Adj Marshall

Archive for the ‘Music’ Category

HONK A History of Musicianship and Community

In Art, History, Music on March 15, 2011 at 9:06 pm
HONK TX !

No Noise is Illegal !

~Bread and Puppet Theater

In only one city in Texas would you expect to find 20 alternative, radical, activist, community, brass, marching bands. This year marked the first annual HONK TX festival held the weekend before SXSW March 11-13th in public spaces across Austin.

A Combined Effort !

While this year marked the first Annual HONK TX festival, the concept of gathering activist marching bands to celebrate the community-centered union of art, activism and music finds its roots here on the east coast.

The very first HONK! made its debut on Columbus Day weekend of 2006 in Somerville MA, a community just outside the city limits of Boston. The concept of HONK was envisioned by local activist band, The Second Line Social Aid and Pleasure Society Brass Band (SLAPS), who “saw the need for a gathering of like-minded souls interested in applying the joy of music to the work of promoting peace, social justice, and civic engagement.” That year a dozen socially conscious street bands from across the US and Canada descended upon Somerville and Cambridge to perform in Davis and Harvard Square.

The ERB in TX!

HONK Fest 2006 signaled the beginning of a tradition that would spread far and wide across the states. By HONK Fest 2009,  more than 29 bands were overflowing the streets of Somerville spreading the message of music, community, and access to public space. Between 2006 and 2010, HONKS! arose here in Providence (PRONK!), Brooklyn (BONK!), Seattle (HONK! Fest West), and now Austin (HONK! TX).

While each HONK! Festival and further each HONK Band’s structure mission and goals can vary widely, they all share a commitment to core values including the:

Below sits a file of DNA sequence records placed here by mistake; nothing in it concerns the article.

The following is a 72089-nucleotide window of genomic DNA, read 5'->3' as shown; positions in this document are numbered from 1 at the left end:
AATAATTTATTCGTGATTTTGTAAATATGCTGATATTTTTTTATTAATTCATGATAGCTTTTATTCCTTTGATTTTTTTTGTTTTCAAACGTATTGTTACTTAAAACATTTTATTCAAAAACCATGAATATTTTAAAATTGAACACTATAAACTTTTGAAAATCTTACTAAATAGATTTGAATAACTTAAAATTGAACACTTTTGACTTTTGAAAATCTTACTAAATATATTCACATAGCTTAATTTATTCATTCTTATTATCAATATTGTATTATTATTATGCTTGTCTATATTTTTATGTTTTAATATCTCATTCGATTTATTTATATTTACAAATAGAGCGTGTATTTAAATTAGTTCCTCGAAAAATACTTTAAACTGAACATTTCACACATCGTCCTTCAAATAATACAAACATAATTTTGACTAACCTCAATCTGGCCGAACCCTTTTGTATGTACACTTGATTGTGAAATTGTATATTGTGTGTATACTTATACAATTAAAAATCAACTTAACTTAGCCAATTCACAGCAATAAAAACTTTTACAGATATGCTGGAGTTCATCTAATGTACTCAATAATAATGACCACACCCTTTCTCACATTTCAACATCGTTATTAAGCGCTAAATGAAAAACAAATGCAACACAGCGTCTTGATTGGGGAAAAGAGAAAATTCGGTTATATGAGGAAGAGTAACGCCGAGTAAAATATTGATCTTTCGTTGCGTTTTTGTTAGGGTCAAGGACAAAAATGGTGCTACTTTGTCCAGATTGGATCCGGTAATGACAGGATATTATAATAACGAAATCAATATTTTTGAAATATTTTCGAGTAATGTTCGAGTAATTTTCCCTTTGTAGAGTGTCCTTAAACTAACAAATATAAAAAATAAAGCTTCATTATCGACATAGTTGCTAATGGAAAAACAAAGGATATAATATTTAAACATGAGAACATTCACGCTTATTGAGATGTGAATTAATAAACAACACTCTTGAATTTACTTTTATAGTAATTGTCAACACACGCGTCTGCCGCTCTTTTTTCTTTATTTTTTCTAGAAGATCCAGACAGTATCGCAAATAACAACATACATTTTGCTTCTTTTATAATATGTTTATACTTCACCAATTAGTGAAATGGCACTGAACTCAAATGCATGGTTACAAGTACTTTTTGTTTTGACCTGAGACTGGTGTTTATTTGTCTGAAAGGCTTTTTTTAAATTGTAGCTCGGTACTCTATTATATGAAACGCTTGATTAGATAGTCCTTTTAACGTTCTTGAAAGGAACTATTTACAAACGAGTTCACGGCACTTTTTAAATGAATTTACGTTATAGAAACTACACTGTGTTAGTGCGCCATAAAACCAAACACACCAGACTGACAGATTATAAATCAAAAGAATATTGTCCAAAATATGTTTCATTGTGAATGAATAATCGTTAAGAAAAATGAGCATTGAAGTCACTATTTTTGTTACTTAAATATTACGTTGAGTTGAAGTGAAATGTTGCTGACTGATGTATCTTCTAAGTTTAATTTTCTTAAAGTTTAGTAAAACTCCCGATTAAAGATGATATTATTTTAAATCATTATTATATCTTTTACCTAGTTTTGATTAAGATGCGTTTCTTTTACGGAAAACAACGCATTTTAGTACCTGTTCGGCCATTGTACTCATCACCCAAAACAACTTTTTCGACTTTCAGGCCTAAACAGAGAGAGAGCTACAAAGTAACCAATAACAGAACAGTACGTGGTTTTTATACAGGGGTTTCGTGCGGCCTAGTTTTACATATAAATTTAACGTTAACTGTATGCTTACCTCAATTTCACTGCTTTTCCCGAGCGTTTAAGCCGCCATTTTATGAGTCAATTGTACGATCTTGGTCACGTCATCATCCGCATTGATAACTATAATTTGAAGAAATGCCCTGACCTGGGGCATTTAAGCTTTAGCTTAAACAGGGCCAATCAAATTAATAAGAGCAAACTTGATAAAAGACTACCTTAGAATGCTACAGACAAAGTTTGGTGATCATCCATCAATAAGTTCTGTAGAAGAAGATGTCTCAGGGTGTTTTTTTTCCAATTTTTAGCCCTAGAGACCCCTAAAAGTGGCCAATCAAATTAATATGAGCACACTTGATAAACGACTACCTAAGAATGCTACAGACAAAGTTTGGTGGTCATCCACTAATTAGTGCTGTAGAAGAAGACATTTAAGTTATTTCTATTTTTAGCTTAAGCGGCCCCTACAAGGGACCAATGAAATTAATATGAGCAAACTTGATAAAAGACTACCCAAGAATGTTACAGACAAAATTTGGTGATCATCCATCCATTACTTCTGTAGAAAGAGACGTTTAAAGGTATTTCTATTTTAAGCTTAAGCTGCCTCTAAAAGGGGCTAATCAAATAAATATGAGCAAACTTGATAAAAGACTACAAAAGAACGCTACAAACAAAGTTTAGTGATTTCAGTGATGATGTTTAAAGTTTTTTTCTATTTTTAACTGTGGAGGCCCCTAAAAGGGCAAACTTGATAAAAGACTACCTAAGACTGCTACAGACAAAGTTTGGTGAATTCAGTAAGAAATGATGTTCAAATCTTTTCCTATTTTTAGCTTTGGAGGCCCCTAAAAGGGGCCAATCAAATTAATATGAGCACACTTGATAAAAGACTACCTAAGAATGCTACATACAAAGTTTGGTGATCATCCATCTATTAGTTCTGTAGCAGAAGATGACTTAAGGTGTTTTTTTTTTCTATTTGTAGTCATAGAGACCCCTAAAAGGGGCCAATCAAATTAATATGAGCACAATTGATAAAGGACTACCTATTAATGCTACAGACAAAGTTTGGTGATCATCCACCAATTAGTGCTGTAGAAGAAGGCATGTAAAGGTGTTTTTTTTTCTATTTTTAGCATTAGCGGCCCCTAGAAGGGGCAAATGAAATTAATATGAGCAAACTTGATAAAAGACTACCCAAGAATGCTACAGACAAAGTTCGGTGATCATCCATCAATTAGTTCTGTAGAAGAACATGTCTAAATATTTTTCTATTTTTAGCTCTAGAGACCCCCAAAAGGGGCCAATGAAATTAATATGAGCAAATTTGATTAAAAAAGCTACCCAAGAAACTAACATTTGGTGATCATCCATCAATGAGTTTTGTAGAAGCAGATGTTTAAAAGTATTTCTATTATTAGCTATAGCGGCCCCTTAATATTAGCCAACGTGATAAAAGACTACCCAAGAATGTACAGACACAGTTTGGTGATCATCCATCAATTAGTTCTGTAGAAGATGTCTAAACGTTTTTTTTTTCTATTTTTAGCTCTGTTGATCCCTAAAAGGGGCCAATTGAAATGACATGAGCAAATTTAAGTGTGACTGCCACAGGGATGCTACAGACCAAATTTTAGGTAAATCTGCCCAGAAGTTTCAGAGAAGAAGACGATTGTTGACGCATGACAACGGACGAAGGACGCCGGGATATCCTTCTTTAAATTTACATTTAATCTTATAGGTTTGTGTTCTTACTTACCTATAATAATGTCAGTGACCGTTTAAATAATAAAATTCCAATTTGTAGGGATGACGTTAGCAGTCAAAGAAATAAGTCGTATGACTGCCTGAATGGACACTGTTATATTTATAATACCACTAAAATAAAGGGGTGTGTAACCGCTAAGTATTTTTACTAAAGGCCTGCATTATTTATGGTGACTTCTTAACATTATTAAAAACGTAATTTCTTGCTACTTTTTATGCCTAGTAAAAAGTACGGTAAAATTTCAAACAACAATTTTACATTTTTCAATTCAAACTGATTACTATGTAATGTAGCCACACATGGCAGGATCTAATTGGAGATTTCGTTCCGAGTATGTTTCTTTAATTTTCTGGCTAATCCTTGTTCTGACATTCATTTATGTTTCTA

• Creation of inclusive communities valuing diversity of all forms: not just the conventions of age, gender, class and orientation – but background, upbringing, and for many, level of musical experience.
  • Transformation of everyday locations into organic stages where the line between audience and performers is dissolved.
  •  Demonstration of the potential for the creative use of our public spaces without the need for amplification or artificial stages.
  • Celebration, serving as the soundtrack for community gardens, public school yards, puppet shows, pride parades, worker rallies, peace marches and neighborhood fundraisers.

Celebrating sleep with my Canadian friends

The shared values of the growing activist marching band moment are central in creating the environment that is HONK! Regardless of the city each HONK serves as a space where we as individuals learn and grow from each other musically, personally, politically, socially, and culturally.

This years ERB appearance at HONK TX represents the bands 6th HONK event. With 2 HONK, 2 PRONK, and 1 HONK Fest West under our belt we headed south of the Mason Dixon Line to make our appearance as part of HONK! TX. As the closing band of the entire weekend we were given the monumental task of bringing together the many elements that represent HONK! Staying true to the inclusive communal nature that is the HONK! experience we invited all 20 bands in attendance to join us on stage for our closing song Deep in the Heart of Texas. Carrying the message of hope, unity, and social change in our hearts and music we closed the weekend together on stage as One Band with One Sound conveying to our audience and ourselves the transformational nature that is HONK!

Sites of Interest:

Musical Activism

In Communication, Education, Music on January 6, 2011 at 11:49 am

ERB at Riverz Edge Fundraiser with Big Nazo

Any note is better than no note !

– ERB motto

As a bunch of costume wearing, alien fraternizing, activists, you may call us crazy we call it love… a love of music and community.  When or where you may ask did we fall in love, well the answer is different for all of us but one thing is for sure most of us had not played music in a decade or more if ever before joining the band.  The Extraordinary Rendition Band was formed in the fall of 2008 with an activist bent in mind, this is evident in the name that was chosen to represent the band. If you don’t know what I am talking about click here: Extraordinary Rendition. The Extraordinary Rendition Band or ERB as we like to refer to ourselves in short is a local activist marching band that calls Providence its home. I have been part of the ERB for just over a year now and am so thankful to have had the opportunity to learn and grown from such an amazingly diverse and wonderful group of individuals.